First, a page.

Our industry is one of innovation and invention – masses of designers, some indie, and some lucky enough to be working on huge AAA titles, flood the market each year with new IPs and titles, each one touting some new feature or theme that no other game has attempted successfully before.
And you know what? That’s brilliant.
The gaming industry is relatively young when compared with the film industry, and it is still ripe with ideas that haven’t yet been done. It can continue to prove itself and demand that it be taken seriously by society. We can shout that the ‘average gamer’ is over thirty, and that female gamers outnumber teenage boys, but we have to continue to improve and impress if the games we love are to continue to infiltrate popular culture.
So, innovation = good. Simple enough.
On the other hand, however, with all this advancement and evolution, attempts to out-do by increasingly ambitious young designers, it can quite easily be forgotten that this beloved hobby of ours was born to entertain.
People visited arcades to kill a few hours, they played thatgamewhereyoushootstuffwithplasticguns and thatgamewhereyoudrivereallyfastpossiblyagainstafriend because they were fun.
…in actively trying to innovate, you can risk ignoring the simple fact that you’re making this thing to entertain…
Now let me be clear – BioShock Infinite was both ground-breaking and a hell of a lot of fun, and I can only hope that many more studios can pull this off again but in actively trying to innovate, you can risk ignoring the simple fact that you’re making this thing to entertain – to amuse and divert, regale and distract.
When a game is simply made to entertain, with no gimmicks or attempts at touting that it is the newest narrative design dream, it can quite often be discarded as dull or nothing special, but in the years that I’ve been gaming, I’ve found repeatedly that these games, humble and probably a bit dumb, are usually the most fun.
Yeah, their protagonists and side-characters can be a bit one-dimensional, their combat might leave you awkwardly rolling into a wall or squatting oddly after climbing a flight of stairs whilst crouching – but if you can go in with no ridiculous expectations, they can quite often impress.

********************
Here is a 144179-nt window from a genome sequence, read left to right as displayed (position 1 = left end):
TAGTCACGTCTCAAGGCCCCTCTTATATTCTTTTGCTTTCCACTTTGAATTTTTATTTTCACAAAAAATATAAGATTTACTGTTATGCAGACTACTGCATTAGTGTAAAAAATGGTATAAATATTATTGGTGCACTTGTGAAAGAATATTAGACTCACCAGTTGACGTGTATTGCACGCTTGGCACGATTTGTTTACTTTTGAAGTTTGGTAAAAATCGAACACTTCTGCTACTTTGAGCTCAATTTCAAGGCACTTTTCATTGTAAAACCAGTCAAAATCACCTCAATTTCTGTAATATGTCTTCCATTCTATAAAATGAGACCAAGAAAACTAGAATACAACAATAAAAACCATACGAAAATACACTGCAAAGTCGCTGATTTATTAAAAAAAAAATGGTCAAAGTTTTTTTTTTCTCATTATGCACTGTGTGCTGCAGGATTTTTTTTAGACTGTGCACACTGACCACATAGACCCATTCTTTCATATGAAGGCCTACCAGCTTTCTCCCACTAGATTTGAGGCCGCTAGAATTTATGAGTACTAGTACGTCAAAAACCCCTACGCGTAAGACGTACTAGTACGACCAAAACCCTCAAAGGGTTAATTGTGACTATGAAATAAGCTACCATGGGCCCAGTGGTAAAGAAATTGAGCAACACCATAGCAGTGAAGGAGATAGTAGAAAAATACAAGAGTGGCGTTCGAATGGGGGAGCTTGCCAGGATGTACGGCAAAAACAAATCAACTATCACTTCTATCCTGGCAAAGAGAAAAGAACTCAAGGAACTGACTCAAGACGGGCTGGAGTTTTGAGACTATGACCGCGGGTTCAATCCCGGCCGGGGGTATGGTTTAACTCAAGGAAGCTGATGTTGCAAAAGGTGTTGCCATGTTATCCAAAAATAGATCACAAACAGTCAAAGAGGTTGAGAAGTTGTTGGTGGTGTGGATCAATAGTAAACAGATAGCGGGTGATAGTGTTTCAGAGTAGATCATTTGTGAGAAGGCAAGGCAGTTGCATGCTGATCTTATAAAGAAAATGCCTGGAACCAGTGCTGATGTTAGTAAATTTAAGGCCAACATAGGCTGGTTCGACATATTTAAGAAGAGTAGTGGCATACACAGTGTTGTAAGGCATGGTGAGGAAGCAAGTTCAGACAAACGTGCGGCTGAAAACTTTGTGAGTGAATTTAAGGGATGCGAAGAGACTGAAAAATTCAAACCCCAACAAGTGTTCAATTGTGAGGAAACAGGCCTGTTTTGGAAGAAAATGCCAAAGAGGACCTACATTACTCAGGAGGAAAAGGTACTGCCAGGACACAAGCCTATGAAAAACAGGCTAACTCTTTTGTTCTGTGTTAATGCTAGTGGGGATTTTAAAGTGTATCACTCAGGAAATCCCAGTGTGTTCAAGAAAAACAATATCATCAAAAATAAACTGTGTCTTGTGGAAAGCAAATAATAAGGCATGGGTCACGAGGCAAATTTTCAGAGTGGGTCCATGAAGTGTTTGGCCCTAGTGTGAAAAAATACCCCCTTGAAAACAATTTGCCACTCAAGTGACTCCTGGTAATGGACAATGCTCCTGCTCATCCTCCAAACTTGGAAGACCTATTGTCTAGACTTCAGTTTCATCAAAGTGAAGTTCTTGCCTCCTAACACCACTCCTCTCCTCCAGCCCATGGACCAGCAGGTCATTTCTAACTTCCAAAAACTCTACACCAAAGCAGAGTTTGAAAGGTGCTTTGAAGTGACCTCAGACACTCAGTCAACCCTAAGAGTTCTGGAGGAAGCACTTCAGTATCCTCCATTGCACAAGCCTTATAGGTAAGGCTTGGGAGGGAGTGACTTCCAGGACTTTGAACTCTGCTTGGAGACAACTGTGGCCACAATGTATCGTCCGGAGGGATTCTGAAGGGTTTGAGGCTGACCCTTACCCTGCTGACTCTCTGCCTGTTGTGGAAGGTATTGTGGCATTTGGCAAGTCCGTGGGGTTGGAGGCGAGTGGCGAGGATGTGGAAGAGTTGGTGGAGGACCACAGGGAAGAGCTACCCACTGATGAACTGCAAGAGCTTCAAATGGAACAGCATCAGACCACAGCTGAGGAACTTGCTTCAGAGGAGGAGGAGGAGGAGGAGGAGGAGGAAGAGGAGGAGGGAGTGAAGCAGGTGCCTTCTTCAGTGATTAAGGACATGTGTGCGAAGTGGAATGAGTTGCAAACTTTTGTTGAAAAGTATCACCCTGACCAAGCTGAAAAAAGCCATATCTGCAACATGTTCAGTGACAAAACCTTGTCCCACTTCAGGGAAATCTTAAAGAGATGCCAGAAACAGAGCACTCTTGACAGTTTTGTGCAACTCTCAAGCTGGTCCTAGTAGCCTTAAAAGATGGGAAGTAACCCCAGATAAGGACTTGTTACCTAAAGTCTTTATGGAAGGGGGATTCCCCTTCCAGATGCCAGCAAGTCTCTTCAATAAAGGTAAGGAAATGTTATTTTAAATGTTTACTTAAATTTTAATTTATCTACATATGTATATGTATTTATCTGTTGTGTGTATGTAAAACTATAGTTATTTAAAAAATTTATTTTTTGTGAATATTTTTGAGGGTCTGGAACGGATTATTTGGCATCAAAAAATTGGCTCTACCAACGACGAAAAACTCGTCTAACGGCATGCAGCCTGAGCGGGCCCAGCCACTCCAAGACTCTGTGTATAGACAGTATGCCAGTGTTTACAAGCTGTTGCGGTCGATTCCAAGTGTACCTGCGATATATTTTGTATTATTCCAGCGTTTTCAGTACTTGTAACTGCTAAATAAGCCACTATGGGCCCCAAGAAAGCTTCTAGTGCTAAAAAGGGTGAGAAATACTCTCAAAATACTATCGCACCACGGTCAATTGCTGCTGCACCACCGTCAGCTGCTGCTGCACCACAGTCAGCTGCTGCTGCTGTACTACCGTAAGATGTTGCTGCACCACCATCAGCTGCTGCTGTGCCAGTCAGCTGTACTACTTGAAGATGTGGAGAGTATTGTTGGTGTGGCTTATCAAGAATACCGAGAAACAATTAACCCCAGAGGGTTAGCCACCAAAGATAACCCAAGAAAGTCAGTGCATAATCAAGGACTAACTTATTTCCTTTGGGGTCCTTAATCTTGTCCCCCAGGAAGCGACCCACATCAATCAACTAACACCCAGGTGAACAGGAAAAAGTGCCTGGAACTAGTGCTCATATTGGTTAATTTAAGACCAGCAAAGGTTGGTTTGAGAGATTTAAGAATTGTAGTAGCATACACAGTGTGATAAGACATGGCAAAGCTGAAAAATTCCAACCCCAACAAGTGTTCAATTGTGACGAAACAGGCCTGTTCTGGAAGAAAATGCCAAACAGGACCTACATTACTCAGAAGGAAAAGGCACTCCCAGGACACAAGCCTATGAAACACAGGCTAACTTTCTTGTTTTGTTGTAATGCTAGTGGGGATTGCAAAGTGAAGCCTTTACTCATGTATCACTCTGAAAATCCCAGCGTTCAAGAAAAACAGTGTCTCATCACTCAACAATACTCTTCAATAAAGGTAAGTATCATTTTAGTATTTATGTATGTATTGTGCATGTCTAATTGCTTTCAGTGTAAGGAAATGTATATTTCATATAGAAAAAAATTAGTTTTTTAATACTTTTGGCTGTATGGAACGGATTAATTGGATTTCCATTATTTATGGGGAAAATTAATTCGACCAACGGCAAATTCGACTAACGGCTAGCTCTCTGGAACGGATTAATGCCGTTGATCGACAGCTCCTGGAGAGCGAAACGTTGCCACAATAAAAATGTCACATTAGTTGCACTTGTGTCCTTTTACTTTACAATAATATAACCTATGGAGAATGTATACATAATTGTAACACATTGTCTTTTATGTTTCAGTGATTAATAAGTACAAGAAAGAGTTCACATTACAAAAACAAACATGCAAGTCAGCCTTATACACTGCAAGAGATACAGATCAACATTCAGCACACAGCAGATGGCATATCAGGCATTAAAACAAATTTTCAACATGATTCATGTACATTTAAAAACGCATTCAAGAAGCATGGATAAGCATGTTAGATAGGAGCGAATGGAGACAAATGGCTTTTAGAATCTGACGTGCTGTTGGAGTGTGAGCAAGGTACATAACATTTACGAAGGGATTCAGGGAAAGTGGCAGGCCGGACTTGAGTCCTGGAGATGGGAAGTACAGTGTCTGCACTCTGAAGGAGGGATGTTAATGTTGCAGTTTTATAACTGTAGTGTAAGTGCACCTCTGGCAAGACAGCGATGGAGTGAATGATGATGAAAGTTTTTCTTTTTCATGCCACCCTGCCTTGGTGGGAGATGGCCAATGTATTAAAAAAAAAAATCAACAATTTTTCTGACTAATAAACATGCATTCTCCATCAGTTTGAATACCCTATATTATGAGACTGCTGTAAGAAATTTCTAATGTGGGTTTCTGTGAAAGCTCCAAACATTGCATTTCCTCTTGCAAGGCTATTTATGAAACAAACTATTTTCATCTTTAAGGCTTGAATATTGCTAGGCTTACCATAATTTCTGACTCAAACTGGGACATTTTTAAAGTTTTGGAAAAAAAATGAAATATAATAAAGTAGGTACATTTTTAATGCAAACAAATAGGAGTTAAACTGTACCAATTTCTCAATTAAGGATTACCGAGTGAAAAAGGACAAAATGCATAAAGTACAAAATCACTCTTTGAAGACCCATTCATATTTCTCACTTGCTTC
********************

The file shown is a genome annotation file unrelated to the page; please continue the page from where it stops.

They might not leave you unable to put the controller down because you’re too busy contemplating the nature of the universe or the ambiguity of your physical existence as a projection on the horizon of the universe or some crap like that, but they’ll leave you with some fantastic memories of shooting a robot in the face or even some dick jokes.
You’ll have been engaged and entertained for a few hours, and when it comes down to it, isn’t that why we play games?
Below, I’ve listed a small selection of games that you’ve probably never even considered playing, with a couple of reasons explaining why you totally should.
3. Binary Domain
2012, Yakuza Team/Devil’s Details
Binary Domain was released last year to absolutely no fanfare. Some generic Japanese shoot-em-up? Why the hell would I play that when I have Mass Effect 3 or Max Payne 3 or Angry Birds: Space?
I bought Binary Domain earlier this year – on console, and to this day, I’m glad that I did.
Set in a futuristic Tokyo, circa 2080, you play fairly generic, he’ll-sell-well-to-mass-market, straight, white male with a big gun, First Sergeant Dan Marshall. He’s part of a ‘Rust Crew’, a team specially trained to fight robots, although most robots in 2080 seem to be quite easy to disable with a few shots to the legs so it doesn’t seem like the most secure career path. What skills do you have, Dan? Oh you can hit a robot in the crotch from a hundred yards? Well that’s very impressive but how is that going to help you sell a car or run formulas on a big spreadsheet?
Dan isn’t big on robots, and the world is absolutely rife with them – and Dan isn’t happy about this.
His main bro is Big Bo, and here’s your first reason to buy this game – Big Bo kicks ass. He only just missed the cut for last week’s list of characters you want watching your back, but he really is a great character.